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Culture Hacking: How One Project is Changing Transparency in Chile

BY David Eaves | Wednesday, May 16 2012

A few weeks after the launch of Inspector de Intereses — a Chilean website that allows citizens to map money trails in politics — the team at La Fundación Ciudadano Inteligente, the organization behind the site, had an interesting visitor. At the doorstep stood a member of parliament, carrying a stack of papers which outlined his interest in various corporations. He had received the team’s letter inviting him — and his colleagues — to update his records, and here he was, ready to do so, in person no less.

That eager senator wasn’t alone: about 20 percent of Chilean parliamentarians took the opportunity to update their records. In a country where conflicts of interest are not regularly discussed or acknowledged, this was an interesting shift, a change in culture and in process that was a part of Ciudadano Inteligente's strategy to make more transparent the link between money and power in Chile.

La Fundación Ciudadano Inteligente (the Intelligent Citizen Foundation) is a Santiago, Chile, based nonprofit similar to the Sunlight Foundation in the US or MySociety in the UK. Founded by Felipe Heusser, it is committed to using technology and transparency to help create better informed, responsible and responsive citizens.

In theory, Chilean the law requires that politicians both disclose their corporate interests and abstain from voting on issues related to those interests (as well as those of their family members, up to three levels of affinity). In practice however, that law has not been taken too seriously. Indeed, not only do many politicians fail to disclose companies in which they or their family have interests, those that do often scribble them on the backs of pieces of paper. Scraps of illegible paper hardly comprise a system that creates confidence. This is where the Inspector de Intereses project comes into play. It documents the corporate interests of Chile’s national politicians with the goal of exposing (or preventing) conflicts of interest when votes related to those corporations, such as legislation on mining or agriculture, take place.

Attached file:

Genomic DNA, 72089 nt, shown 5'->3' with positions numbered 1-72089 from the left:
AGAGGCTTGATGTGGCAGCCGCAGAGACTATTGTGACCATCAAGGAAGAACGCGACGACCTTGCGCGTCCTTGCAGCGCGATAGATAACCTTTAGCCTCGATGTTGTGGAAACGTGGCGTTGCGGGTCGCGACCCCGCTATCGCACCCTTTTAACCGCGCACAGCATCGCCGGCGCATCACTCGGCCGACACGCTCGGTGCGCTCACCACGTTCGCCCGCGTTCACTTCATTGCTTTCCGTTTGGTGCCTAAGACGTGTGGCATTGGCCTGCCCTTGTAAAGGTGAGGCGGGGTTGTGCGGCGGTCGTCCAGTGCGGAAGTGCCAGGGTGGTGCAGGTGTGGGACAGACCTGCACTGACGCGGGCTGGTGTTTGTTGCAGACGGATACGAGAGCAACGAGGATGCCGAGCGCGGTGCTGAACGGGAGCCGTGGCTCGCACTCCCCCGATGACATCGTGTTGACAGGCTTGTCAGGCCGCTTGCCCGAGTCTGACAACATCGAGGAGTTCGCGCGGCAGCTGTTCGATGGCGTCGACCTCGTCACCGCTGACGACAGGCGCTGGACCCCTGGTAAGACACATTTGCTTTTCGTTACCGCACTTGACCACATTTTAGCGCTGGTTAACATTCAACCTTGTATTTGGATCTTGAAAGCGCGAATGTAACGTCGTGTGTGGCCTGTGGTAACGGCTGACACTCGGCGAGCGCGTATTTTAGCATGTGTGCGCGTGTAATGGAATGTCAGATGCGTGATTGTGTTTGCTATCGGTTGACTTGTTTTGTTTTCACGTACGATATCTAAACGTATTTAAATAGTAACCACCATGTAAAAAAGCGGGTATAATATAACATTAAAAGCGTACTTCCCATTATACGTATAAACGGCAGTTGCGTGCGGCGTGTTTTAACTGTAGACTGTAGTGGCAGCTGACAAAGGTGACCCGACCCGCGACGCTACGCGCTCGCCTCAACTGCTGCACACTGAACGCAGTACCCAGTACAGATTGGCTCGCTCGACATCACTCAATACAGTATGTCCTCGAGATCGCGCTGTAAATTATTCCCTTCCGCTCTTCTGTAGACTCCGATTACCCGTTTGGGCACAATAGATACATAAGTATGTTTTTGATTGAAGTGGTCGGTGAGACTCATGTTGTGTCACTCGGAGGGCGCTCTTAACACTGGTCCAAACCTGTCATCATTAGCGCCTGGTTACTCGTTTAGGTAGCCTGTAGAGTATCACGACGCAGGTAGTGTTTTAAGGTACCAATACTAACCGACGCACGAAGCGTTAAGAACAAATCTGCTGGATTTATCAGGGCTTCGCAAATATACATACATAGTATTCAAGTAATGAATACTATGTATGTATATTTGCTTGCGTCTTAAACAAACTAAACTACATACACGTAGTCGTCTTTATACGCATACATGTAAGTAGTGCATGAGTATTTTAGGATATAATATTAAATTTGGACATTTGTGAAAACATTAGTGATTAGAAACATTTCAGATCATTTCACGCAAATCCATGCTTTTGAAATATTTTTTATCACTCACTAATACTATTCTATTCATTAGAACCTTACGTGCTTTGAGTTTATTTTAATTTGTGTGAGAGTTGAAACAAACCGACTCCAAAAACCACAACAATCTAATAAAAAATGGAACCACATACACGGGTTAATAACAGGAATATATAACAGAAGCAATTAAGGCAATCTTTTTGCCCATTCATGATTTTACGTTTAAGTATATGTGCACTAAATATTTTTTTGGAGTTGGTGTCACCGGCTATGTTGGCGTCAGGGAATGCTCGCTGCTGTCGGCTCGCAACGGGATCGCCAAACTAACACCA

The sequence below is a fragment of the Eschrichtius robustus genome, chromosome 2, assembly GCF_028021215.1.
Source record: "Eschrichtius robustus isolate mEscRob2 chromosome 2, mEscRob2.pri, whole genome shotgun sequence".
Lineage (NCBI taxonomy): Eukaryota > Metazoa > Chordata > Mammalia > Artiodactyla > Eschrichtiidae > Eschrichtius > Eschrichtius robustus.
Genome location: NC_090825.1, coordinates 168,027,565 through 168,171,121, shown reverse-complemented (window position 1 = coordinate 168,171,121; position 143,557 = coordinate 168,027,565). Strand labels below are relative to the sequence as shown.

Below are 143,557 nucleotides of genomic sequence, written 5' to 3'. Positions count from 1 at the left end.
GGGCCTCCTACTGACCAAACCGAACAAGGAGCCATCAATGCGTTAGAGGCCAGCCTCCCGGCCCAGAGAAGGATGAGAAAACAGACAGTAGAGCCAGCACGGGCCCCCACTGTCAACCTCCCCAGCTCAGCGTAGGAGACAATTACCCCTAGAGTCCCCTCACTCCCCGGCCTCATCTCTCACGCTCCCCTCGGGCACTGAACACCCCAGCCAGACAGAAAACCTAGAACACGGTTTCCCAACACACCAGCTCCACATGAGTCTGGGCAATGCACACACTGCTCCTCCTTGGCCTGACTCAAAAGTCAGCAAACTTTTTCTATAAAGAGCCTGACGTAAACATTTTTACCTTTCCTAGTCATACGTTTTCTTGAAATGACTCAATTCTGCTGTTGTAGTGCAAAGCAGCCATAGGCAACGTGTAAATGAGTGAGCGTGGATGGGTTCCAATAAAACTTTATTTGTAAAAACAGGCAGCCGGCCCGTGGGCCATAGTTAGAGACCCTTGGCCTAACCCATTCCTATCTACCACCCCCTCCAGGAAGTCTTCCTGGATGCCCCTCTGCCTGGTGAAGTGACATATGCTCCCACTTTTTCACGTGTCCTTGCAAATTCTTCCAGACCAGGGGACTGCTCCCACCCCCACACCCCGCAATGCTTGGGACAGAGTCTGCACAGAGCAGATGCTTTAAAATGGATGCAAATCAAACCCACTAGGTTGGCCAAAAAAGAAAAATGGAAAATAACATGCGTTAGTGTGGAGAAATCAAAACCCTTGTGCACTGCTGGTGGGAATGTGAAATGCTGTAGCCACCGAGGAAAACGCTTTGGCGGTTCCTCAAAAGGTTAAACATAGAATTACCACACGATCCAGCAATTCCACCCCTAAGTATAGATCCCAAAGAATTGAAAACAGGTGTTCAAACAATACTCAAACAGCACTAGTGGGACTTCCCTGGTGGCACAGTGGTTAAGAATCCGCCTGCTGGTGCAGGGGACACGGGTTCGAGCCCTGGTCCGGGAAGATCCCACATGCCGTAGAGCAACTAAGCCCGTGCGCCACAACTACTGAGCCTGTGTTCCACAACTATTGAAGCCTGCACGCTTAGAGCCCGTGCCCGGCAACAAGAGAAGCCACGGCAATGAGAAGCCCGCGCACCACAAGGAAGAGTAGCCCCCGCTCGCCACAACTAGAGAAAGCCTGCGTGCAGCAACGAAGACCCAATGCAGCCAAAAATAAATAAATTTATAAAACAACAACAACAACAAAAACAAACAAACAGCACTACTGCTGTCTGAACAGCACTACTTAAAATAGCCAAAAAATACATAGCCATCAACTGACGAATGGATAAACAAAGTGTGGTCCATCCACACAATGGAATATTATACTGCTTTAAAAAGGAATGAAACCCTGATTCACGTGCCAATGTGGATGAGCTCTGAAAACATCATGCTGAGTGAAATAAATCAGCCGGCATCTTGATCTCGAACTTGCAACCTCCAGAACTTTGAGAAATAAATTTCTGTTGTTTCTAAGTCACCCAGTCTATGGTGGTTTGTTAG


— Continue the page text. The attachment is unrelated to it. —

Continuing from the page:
What struck me in speaking with Heusser is that Ciudadano Inteligente doesn’t just have a cool app on its hands — they have, and are executing on, a theory of change. The end game for them is to illuminate the relationships between money and politics, and ultimately they want to promote new legislation to regulate political donations. This lesson alone is worth remembering over and over again. Sometimes we get carried away with how technology can create an app or website that will expose a problem, but there is no larger strategy, no sense of how to actually change the situation. There is almost a belief that simple exposing the problem is sufficient, as once exposed, people will demand it be fixed. Such transparency is an essential step, and sometimes is creates the right conditions for change, but the history of social, political and environmental campaigns are littered with examples where awareness-building was not sufficient. The best lesson Ciudadano Inteligente may have to teach others is understanding that websites like Inspector de Intereses are not just an end unto themselves, but also a tool for achieving a political objective. And in order to be effective, you have to understand how you are going to use that tool.

For Ciudadano Inteligente, the case of developing stronger disclosure and campaign finance rules started with getting hard, reliable data on who has ownership stakes in what companies, and how they are currently voting — in other words, to gather and investigate the evidence to determine whether there really is a problem, and if so, how it can best be addressed.